An extended spate of cold, wet winter weather has resulted in damage to many streets, and some residents say the problem needs to be addressed.
Ten residents on Benfield Avenue wrote a letter to York Mayor Eddie Lee requesting the street be repaved because pothole patches have not been successful.
“It’s just gotten worse over the last couple years,” said retired dentist William Sandifer Jr., who lives on Benfield. He said the rock-and-tar street hasn’t been repaved since about 1969, and that patching the potholes has been a temporary fix.
The patched potholes, Sandifer said, “empty back out after the first rain or two, and you’ve got more water in them. It’s just rough. It’s just a real poor street.”
Lee said most streets in the city of York are owned and maintained by the S.C. Department of Transportation. Lee said the residents’ letter has been sent to the DOT’s District 4 office in Chester, which covers York County and six other counties.
Lee said there are potholes in many neighbohoods. “The weather has certainly aggravated the problem,” he said. “It’s gotten progressively worse throughout the winter.”
John McCarter, administrator for the DOT’s District 4, said he recently rode around in York with City Manager Charles Helms to see some of the damaged streets.
“State roads certainly have taken a beating this winter, and we are behind on working on every single one of them,” McCarter said. “We’re certainly going to address every situation as soon as we can.”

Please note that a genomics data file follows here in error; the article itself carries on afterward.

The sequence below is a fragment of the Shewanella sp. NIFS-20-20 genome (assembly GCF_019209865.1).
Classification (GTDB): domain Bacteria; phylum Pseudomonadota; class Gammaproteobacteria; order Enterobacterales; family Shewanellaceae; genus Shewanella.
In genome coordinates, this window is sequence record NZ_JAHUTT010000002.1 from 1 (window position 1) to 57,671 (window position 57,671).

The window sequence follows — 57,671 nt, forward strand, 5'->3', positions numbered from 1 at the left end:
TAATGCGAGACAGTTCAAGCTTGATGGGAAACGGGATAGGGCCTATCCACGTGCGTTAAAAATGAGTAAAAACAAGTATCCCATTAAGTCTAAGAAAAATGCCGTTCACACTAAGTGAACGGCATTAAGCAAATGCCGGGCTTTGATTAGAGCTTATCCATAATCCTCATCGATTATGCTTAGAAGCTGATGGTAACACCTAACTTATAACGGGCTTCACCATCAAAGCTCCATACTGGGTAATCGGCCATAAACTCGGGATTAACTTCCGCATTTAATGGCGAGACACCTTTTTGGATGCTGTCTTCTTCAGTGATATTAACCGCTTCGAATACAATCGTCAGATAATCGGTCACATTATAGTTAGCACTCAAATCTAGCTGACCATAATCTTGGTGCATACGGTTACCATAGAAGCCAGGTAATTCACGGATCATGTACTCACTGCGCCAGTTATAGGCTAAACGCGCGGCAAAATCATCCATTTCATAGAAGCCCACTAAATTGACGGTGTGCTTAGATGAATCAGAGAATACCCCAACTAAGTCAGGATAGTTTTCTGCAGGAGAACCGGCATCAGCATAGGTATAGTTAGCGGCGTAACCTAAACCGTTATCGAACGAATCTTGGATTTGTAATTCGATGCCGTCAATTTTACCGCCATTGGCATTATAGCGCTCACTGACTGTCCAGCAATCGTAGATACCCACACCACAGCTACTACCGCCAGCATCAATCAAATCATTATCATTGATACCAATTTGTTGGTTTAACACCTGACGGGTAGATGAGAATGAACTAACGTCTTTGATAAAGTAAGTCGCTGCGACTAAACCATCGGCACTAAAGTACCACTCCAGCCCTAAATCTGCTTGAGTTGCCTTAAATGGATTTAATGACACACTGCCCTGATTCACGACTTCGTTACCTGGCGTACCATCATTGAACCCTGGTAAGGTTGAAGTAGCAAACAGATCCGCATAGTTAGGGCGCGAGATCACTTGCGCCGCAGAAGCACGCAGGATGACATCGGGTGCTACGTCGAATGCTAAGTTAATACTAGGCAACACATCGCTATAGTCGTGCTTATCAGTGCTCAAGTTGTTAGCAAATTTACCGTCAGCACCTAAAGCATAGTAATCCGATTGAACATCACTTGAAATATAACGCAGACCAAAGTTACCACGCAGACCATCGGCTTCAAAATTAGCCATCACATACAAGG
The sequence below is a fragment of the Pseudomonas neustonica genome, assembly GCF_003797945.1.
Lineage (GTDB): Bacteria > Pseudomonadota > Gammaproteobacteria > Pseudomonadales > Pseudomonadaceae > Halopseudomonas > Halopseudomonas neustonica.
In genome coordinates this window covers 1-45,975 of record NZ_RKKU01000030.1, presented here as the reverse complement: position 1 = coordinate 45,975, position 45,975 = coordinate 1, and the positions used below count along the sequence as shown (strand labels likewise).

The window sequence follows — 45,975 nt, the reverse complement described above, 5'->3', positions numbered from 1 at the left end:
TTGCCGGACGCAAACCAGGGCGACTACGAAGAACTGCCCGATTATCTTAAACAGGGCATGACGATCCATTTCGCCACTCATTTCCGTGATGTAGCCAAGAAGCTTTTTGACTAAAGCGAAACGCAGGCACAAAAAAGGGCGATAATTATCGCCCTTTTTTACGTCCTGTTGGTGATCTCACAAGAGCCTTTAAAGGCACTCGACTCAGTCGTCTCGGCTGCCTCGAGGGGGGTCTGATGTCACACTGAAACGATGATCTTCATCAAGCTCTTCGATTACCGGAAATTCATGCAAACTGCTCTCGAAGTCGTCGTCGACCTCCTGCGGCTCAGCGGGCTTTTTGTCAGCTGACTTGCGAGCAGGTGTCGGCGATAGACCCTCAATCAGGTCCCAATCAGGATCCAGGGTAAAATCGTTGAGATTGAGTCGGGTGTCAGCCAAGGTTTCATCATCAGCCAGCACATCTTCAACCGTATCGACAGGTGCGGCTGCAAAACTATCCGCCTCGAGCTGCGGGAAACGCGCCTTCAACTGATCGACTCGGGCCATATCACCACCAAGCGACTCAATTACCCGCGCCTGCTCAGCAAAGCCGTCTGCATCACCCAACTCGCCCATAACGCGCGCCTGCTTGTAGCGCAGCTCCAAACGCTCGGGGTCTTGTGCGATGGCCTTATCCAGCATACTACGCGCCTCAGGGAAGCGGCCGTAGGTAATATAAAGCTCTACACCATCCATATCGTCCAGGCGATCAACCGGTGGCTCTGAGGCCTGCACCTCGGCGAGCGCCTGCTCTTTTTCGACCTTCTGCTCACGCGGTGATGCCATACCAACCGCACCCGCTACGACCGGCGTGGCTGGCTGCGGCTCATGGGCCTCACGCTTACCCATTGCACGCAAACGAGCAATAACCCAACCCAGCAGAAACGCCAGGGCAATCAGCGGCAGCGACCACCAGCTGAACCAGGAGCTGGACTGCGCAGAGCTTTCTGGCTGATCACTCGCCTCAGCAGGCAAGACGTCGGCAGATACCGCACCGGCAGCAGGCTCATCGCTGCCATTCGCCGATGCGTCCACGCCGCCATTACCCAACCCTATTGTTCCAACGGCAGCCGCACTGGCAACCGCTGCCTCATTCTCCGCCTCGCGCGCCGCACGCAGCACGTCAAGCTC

McCarter said the state maintains about 1,300 miles of roads in York County alone, and about 6,000 miles of roads in the seven counties in District 4. “We’re doing our best to get around to all of them,” he said.
Helms said Benfield Avenue isn’t the only street with potholes, and that many streets with potholes are heavily traveled. He said there are potholes on Blackburn, Roosevelt and North Congress streets, and on S.C. 49.
“Any time you have a hard winter, you’re going to have potholes,” Helms said.
McCarter said the roadwork done right now will be only temporary patches; for permanent fixes, he said, the weather must be at least 50 degrees and dry.
He also said it’s difficult to get asphalt because many asphalt plants don’t operate in the winter, and some paving companies don’t work in the early winter months.
“Paving season is getting pushed back because of the cold,” he said. “It’s a real statewide issue this time of year.”
McCarter said roads are damaged when ice crystals freeze in the pavement and then burst; they’re also damaged when trucks scape snow and ice off from them.
“If they are state-maintained roads, we do have a routine patch crew that goes around the county,” McCarter said. “We have 1,300 miles of roads right now in York County, and probably 65 percent of them have potholes.”
McCarter said that when the weather gets warmer and drier, state crews will be able to begin permanent repairs. “It’s just been a tough winter,” he said.